Give every slide a different title  Screen readers read the slide title first, then proceed to the slide content. Confusion can result when two or more slides are titled identically because the listener can’t be sure where they are in the sequence.  If you have two or more slides on the same topic, add something indicating a sequence such as, “PowerPoint Accessibility Part 1”, “PowerPoint Accessibility Part 2”, etc. 

You can hide a slide title in the presentation but still make sure it can be read by screen readers. Find instructions at Hide a slide title 

Include alternative text for images, smart art, videos, hyperlinks, and tables  Screen readers speak the alternative text to describe images and other non-text content that users can’t see.  Although the ideas are all the same, adding alt text to different features is a slightly different process. Find instructions for each feature below.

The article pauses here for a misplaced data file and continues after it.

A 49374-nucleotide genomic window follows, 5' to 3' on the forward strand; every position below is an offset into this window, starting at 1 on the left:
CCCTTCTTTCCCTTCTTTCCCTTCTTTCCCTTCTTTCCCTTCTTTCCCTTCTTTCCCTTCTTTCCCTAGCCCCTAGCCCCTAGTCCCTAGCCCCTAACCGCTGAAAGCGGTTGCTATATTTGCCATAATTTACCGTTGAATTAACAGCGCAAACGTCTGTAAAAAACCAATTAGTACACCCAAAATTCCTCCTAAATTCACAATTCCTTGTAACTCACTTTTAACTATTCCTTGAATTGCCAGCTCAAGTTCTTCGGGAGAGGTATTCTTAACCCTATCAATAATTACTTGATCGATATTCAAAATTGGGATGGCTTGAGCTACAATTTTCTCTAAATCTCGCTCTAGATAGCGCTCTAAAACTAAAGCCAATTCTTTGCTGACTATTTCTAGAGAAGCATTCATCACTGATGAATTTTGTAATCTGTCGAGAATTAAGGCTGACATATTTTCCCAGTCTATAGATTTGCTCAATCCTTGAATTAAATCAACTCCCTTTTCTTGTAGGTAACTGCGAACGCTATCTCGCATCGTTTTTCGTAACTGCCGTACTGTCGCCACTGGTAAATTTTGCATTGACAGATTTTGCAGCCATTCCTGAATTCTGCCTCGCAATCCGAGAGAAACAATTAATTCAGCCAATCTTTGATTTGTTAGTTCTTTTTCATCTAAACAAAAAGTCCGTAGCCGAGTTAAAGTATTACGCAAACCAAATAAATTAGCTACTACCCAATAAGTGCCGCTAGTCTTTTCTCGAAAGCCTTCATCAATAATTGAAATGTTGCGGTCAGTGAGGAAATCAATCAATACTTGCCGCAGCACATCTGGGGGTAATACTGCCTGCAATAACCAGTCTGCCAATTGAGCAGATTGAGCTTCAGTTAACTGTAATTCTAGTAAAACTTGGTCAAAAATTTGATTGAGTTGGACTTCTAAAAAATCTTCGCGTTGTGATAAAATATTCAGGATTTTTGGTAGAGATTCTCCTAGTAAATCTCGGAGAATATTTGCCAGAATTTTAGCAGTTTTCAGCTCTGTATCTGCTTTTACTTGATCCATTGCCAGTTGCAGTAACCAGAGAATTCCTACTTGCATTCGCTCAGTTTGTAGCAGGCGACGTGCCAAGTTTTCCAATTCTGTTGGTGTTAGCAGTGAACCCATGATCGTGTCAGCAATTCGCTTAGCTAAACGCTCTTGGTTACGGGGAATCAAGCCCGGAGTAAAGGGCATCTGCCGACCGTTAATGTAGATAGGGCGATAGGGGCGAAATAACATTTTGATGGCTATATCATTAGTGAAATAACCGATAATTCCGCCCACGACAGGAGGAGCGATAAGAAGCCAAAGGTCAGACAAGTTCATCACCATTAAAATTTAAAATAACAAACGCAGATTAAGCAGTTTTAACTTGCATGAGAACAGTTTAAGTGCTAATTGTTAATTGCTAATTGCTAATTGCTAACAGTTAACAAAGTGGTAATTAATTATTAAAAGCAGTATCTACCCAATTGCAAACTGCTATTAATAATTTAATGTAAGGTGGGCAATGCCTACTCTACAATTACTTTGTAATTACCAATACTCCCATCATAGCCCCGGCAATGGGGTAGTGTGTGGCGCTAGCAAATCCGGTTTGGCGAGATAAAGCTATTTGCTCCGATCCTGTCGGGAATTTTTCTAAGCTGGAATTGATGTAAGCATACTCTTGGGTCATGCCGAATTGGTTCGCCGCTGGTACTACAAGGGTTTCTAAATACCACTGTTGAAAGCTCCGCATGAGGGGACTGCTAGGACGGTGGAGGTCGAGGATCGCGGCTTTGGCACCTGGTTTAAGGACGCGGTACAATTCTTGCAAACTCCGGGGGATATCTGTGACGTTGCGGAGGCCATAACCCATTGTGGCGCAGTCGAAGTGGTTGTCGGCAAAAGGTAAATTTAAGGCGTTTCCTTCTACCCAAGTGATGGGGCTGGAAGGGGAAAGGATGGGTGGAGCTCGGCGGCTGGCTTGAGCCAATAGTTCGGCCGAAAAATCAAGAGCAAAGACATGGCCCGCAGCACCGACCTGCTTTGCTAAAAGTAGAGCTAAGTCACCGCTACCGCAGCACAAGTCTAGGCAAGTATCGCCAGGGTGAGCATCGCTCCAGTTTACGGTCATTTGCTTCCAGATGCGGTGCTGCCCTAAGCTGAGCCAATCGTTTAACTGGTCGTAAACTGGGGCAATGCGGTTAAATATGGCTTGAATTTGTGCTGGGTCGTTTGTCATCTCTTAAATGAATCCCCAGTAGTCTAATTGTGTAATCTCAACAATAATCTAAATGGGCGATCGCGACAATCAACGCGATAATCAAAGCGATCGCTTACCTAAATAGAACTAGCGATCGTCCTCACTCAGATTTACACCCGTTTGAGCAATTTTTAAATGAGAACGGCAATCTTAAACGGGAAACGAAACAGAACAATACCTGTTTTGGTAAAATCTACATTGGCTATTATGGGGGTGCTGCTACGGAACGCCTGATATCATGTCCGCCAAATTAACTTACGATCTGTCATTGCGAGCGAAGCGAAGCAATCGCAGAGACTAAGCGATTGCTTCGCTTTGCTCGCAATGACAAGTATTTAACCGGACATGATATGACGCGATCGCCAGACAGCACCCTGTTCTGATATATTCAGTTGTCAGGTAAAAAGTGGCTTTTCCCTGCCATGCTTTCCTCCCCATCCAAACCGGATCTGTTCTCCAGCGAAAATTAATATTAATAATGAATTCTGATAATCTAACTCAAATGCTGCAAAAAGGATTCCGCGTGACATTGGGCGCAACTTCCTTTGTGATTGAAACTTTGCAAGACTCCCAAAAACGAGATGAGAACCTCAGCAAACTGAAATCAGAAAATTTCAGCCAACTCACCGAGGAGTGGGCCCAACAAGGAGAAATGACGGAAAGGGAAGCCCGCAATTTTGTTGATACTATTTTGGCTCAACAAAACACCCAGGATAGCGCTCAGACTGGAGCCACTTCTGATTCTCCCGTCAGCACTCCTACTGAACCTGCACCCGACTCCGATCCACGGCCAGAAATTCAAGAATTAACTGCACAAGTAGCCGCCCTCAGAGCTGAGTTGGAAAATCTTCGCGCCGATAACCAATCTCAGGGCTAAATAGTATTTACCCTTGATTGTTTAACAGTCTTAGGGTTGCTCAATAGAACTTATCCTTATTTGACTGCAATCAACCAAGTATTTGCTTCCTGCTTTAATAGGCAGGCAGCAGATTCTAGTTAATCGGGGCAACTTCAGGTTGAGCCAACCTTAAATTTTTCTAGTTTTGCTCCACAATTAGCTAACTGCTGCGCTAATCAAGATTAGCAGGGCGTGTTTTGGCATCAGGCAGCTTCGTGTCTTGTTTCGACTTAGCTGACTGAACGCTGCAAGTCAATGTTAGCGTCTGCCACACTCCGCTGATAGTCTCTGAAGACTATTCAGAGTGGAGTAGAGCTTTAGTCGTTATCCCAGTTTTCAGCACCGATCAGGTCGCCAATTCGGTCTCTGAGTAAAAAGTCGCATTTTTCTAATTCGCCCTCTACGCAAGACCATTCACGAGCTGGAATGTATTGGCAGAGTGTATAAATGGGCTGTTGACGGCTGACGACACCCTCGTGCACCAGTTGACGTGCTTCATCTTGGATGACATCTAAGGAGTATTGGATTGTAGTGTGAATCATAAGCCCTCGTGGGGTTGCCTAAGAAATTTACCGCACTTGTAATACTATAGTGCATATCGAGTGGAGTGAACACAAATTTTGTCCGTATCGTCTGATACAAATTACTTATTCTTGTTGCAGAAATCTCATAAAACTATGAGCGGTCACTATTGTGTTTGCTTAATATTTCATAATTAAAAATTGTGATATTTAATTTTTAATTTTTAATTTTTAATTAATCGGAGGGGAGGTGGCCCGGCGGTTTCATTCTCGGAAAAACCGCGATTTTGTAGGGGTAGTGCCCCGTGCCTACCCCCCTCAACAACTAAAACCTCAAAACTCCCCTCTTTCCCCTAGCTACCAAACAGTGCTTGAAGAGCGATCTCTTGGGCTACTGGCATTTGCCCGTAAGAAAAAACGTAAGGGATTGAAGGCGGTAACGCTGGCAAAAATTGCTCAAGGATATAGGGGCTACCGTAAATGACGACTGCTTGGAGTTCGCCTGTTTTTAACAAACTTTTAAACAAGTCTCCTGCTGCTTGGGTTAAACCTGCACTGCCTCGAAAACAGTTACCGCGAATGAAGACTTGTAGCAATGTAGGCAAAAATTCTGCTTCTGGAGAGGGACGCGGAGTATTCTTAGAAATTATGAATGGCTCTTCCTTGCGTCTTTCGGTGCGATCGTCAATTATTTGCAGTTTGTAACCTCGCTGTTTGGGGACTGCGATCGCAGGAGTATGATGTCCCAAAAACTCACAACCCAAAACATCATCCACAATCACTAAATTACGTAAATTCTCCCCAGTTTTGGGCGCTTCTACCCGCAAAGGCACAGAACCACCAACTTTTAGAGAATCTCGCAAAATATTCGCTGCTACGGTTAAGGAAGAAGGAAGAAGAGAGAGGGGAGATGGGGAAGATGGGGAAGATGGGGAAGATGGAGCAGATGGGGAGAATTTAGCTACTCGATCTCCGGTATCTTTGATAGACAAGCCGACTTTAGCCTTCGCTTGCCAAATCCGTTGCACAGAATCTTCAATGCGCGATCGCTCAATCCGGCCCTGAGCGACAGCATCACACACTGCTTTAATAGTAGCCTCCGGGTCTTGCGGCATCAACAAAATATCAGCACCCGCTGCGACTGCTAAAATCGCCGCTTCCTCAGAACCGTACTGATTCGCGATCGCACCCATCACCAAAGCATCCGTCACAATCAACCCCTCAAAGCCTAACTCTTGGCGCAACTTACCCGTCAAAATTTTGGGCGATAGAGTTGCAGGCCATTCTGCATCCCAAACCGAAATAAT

Add alt text to images 

Add alt text to SmartArt graphics 

Add alt text to shapes 

Add alt text to charts 

Add alt text to tables 

Still Thirsty? Take another SIP of Creating Accessible PowerPoint Presentations

Go to Microsoft’s page on Creating Accessible PowerPoints for more specifics and instructions 

Find lots of accessible PowerPoint templates at Microsoft’s Accessibility Guide page 

This article has solely addressed accessibility issues for Microsoft PowerPoint, but many of us use other technologies as well. Here is a quick overview of accessibility issues for two other very popular presentation software packages, Prezi and Google Slides: 

SIP 5.5 Action Research in the Classroom – Using Your Classroom as a Research Lab